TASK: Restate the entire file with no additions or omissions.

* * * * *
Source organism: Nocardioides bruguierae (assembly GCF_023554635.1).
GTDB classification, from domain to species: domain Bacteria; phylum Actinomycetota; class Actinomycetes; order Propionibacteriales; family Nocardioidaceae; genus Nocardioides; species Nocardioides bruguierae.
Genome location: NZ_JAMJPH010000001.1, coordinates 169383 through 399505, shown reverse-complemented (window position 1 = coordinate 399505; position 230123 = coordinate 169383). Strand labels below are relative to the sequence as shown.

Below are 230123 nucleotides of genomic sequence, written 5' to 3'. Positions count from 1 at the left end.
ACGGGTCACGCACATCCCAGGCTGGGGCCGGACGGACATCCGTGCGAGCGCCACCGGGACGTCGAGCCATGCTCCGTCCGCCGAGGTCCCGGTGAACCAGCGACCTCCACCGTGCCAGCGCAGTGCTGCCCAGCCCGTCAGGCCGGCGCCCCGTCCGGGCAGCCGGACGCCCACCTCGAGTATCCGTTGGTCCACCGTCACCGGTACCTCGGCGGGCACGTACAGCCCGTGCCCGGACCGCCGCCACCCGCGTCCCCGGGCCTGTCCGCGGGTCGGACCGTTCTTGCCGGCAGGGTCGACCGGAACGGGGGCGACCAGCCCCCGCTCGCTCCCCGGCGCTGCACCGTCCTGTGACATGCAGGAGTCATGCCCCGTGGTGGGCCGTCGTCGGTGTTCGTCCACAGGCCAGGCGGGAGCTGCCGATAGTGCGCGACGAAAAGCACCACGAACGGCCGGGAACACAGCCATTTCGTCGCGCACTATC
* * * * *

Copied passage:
Source organism: Nocardioides bruguierae (assembly GCF_023554635.1).
GTDB classification, from domain to species: domain Bacteria; phylum Actinomycetota; class Actinomycetes; order Propionibacteriales; family Nocardioidaceae; genus Nocardioides; species Nocardioides bruguierae.
Genome location: NZ_JAMJPH010000001.1, coordinates 169383 through 399505, shown reverse-complemented (window position 1 = coordinate 399505; position 230123 = coordinate 169383). Strand labels below are relative to the sequence as shown.

Below are 230123 nucleotides of genomic sequence, written 5' to 3'. Positions count from 1 at the left end.
ACGGGTCACGCACATCCCAGGCTGGGGCCGGACGGACATCCGTGCGAGCGCCACCGGGACGTCGAGCCATGCTCCGTCCGCCGAGGTCCCGGTGAACCAGCGACCTCCACCGTGCCAGCGCAGTGCTGCCCAGCCCGTCAGGCCGGCGCCCCGTCCGGGCAGCCGGACGCCCACCTCGAGTATCCGTTGGTCCACCGTCACCGGTACCTCGGCGGGCACGTACAGCCCGTGCCCGGACCGCCGCCACCCGCGTCCCCGGGCCTGTCCGCGGGTCGGACCGTTCTTGCCGGCAGGGTCGACCGGAACGGGGGCGACCAGCCCCCGCTCGCTCCCCGGCGCTGCACCGTCCTGTGACATGCAGGAGTCATGCCCCGTGGTGGGCCGTCGTCGGTGTTCGTCCACAGGCCAGGCGGGAGCTGCCGATAGTGCGCGACGAAAAGCACCACGAACGGCCGGGAACACAGCCATTTCGTCGCGCACTATC